I've played Final Fantasy IV a minimum of 16 times, VI min. 10 times, Chrono Trigger min. 9 times, Seiken Densetsu min. 7 times, FFT 14 times, FM3 5 times, FF7 7 times, etc., the list goes on and on.
Gimme some HD 2D Sprites, good chars, an awesome storyline coupled w/ an unforgettable soundtrack and you guys can have your expensive 3D blockbusters.

I've been a Square fan since the late 80s...but it is true that the overall quality of many of their games have severely declined in the interest of pursuing graphics quality. I haven't been wow'd by a Square storyline since Final Fantasy Tactics, Front Mission 3, and Vagrant Story.

My best bud is an Xbox player and I've been a supporter of Sony since the PS1, we were both very interested in the Last Remnant since not only was it for both consoles, but for the PC as well. However, upon reading up on the game and watching videos of the gameplay, we both decided that we were not impressed at all. Since he refuses to play MMOs, its almost impossible to find an rpg to play together.

Yet another disappointment there.


RE: I always thought Japanese games declined since 3D
By daar on 1/27/2009 1:14:03 AM , Rating: 2
I hear ya man...although I'm still looking forward to SF3 and Tekken 6 for fighters :)


By afkrotch on 1/27/2009 11:18:44 AM , Rating: 2
I'm a big fan of Japanese fighters. Melty Blood, Guilty Gear, etc.

I'll probably try out the Arcana Hearts. Bought Fate/Tiger Colloseum, but it's not all that great of a game. Hella easy to beat all players. 3 hits in a row and the other fighter falls. As soon as they get up, hit them 3 more times. Repeat til you win.

Still have yet to get Soul Caliber 4. Battle Fantasia is complete crap.


By bkslopper on 1/27/2009 10:45:32 AM , Rating: 2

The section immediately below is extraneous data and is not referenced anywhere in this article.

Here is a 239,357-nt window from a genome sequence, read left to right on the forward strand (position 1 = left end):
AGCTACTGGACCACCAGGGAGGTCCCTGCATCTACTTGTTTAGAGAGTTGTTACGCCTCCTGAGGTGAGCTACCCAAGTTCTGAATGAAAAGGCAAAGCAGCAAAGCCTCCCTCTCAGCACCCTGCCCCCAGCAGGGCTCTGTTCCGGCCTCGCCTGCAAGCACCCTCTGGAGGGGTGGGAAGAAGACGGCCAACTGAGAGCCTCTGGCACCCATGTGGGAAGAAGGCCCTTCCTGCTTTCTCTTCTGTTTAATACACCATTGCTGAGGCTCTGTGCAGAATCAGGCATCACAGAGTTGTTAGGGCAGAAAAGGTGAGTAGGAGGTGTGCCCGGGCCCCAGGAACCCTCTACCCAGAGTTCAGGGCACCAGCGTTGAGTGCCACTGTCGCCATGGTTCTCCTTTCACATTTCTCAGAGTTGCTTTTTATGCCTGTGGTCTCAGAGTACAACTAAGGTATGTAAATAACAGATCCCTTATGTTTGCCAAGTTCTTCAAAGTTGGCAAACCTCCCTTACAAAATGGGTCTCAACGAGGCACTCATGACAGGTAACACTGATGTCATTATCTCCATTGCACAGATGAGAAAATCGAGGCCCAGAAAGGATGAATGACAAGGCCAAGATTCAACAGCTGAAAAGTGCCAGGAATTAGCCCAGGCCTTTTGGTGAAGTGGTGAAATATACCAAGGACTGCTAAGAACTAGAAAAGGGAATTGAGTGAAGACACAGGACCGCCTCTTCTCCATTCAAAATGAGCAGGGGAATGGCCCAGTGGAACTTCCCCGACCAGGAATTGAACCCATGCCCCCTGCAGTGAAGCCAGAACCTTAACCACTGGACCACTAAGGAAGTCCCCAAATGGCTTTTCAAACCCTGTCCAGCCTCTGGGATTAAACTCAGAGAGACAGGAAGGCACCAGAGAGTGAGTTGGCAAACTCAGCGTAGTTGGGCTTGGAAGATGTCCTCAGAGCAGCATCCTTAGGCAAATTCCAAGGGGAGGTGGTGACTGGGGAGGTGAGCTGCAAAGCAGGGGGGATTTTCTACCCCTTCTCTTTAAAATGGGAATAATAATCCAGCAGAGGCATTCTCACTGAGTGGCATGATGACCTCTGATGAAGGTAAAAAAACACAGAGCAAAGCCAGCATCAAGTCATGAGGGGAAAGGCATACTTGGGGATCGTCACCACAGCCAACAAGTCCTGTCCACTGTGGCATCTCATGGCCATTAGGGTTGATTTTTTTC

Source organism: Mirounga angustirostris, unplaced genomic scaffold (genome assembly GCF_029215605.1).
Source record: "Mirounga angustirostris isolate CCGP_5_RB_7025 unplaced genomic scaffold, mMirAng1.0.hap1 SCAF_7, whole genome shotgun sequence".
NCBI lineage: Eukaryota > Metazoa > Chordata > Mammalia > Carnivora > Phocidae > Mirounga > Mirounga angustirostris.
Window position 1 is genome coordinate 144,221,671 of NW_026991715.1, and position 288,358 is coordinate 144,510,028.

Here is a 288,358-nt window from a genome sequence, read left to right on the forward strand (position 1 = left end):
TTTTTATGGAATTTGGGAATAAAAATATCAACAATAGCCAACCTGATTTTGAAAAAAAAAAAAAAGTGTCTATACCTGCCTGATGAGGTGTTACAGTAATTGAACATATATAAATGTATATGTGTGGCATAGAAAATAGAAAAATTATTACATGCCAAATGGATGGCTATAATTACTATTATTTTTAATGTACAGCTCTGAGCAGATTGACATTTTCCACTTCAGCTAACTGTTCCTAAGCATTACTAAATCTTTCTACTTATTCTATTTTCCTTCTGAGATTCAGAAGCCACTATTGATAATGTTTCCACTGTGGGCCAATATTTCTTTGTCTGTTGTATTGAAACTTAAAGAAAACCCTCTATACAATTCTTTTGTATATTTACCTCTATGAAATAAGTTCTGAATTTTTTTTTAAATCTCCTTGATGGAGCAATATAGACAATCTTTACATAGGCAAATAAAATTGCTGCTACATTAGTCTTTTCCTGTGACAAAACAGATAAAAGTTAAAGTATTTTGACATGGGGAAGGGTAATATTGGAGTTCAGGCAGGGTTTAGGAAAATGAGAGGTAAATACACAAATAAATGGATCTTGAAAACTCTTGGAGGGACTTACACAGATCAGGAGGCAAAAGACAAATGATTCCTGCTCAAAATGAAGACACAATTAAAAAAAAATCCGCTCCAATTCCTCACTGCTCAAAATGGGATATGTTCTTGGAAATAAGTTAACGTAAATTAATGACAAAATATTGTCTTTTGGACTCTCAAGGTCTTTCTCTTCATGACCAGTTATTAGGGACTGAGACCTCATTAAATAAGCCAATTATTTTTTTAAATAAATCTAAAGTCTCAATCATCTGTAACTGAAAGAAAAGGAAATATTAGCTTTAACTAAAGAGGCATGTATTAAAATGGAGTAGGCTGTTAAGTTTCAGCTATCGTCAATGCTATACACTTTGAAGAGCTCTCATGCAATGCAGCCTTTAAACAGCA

I'm merely pointing out that most of the innovation in gaming seems to come from the Western developers since 3D games took off. Back in the 2D 8-bit days, the japanese games were much more original and groundbreaking.

This is merely a generalization. You can find a few PS1 era japanese games that were pretty fresh. Resident Evil, Silent Hill, and Gran Turismo started out with promise, but have gotten VERY stale since then.

But overall, most the innovation in gaming has seemed to come from the West these days. It may just come down to the fact that alot of PC developers have been migrating their games to the consoles and typically the PC devs are the innovators.


By WTFiSJuiCE on 1/29/2009 5:12:58 PM , Rating: 2
so...what you're saying is you're blaming the Japanese developers for focusing more on rehashing titles by bringing out sequels instead of developing more new and innovative properties? Correct me if I have misunderstood that point but that is hilarious the way I understood it.

The Japanese developers developed games in the 8,16,32-bit+ eras and people loved them so they catered to those figures and made sequels in which people snatched those up in large numbers as well.
The US developers in majority didn't have such a luxury in comparison but when they did, ala Twisted Metal, they milked the hell out of the franchises.

Developers in Japan and in the West innovated when it was necessary and when something took off, they stayed with it and profited from it and they still do it today! You claim these franchises are stale but yet they are still selling, that just goes to show that the definition of stale, when applied to games varies, from person to person.